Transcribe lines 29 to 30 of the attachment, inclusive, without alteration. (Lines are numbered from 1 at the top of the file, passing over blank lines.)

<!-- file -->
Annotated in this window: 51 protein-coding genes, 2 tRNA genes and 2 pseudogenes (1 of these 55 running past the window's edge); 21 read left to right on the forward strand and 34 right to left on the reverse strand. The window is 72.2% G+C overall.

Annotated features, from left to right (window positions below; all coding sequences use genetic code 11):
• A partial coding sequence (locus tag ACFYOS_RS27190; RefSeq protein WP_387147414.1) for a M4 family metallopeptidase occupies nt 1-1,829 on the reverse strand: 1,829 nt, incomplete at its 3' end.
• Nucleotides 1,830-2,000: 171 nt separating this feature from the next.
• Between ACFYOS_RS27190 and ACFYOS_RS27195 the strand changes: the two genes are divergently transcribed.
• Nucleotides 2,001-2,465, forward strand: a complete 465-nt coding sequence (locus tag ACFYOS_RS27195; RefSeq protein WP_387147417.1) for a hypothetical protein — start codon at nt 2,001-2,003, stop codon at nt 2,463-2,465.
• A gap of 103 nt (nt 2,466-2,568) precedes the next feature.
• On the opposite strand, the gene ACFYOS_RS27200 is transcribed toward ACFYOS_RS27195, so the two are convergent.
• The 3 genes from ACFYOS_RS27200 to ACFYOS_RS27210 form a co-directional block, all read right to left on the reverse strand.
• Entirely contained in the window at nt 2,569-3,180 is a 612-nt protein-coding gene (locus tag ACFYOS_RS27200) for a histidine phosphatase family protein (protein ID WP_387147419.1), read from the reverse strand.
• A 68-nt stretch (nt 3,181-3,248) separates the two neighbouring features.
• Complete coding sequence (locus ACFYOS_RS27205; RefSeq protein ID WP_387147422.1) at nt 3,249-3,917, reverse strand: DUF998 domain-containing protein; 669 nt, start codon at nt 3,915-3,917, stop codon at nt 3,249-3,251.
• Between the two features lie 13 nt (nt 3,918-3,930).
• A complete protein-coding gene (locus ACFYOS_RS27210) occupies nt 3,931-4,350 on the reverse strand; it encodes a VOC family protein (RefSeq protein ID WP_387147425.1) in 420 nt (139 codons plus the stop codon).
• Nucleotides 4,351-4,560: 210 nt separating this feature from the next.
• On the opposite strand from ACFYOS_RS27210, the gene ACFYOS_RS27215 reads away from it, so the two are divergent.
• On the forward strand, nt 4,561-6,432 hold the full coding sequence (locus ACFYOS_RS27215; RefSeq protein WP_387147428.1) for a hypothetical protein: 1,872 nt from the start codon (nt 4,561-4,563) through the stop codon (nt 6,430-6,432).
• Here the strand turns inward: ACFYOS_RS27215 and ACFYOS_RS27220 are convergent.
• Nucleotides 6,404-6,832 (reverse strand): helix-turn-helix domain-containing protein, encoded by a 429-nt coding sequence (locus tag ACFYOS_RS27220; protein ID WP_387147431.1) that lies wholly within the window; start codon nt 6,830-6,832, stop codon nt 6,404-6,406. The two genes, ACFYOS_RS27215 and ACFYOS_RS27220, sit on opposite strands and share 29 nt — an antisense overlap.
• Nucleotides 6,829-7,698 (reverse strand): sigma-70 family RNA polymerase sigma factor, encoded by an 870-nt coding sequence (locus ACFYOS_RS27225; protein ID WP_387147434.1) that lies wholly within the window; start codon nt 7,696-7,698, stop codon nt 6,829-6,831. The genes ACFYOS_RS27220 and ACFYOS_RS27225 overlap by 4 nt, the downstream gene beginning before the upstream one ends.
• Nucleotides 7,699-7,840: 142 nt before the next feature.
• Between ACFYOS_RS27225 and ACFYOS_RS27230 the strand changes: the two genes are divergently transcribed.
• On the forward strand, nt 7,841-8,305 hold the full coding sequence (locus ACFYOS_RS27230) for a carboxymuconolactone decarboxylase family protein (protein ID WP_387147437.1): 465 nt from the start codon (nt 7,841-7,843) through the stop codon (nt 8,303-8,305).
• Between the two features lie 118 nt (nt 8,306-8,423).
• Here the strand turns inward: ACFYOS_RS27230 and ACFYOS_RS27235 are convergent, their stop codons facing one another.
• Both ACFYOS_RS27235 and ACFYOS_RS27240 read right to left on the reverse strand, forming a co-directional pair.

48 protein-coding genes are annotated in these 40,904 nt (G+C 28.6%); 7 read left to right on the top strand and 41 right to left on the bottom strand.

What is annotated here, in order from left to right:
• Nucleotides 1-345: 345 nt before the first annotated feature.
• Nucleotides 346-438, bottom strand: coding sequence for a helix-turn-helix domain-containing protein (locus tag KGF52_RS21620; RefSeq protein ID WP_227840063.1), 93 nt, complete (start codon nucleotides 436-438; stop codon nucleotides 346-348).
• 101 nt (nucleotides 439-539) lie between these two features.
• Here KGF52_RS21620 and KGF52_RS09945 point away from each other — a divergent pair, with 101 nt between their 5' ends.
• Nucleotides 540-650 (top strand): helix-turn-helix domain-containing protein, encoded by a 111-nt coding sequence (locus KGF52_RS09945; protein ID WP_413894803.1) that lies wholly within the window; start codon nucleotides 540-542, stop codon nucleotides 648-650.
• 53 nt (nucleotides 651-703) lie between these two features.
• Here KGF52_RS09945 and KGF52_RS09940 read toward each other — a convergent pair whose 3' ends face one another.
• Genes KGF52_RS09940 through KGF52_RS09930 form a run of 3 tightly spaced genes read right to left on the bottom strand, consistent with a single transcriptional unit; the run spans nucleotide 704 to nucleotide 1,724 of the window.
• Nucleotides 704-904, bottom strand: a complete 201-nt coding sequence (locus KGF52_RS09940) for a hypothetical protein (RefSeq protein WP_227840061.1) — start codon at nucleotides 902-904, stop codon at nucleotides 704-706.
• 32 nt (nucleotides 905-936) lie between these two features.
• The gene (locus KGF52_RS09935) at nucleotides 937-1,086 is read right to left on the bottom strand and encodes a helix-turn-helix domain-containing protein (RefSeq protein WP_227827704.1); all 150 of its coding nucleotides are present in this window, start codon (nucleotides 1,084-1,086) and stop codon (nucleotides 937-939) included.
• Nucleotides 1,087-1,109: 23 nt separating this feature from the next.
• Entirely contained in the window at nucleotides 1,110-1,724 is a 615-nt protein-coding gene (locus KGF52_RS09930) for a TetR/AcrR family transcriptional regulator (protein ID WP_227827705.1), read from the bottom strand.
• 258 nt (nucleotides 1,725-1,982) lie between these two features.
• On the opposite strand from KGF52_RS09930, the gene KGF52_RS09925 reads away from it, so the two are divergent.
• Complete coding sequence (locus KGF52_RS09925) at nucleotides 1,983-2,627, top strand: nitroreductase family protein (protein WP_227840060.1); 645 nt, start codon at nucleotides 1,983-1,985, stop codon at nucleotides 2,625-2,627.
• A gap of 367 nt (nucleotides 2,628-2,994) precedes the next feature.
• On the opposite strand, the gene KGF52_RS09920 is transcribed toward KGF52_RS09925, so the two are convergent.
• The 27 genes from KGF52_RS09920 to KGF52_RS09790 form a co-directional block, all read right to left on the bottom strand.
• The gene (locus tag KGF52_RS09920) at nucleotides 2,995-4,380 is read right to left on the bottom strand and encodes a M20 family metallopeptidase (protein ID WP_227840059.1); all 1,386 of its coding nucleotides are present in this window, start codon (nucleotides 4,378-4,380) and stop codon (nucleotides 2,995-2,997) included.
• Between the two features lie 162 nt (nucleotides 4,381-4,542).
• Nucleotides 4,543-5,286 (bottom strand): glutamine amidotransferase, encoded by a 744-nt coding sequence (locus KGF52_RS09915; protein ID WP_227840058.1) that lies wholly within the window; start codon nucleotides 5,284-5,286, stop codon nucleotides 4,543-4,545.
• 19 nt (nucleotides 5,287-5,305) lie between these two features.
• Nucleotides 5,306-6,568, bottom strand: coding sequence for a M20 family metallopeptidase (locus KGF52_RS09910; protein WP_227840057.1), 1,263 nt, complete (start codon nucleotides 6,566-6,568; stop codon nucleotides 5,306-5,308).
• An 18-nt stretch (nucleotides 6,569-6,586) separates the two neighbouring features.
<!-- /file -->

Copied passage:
• Nucleotides 1-345: 345 nt before the first annotated feature.
• Nucleotides 346-438, bottom strand: coding sequence for a helix-turn-helix domain-containing protein (locus tag KGF52_RS21620; RefSeq protein ID WP_227840063.1), 93 nt, complete (start codon nucleotides 436-438; stop codon nucleotides 346-348).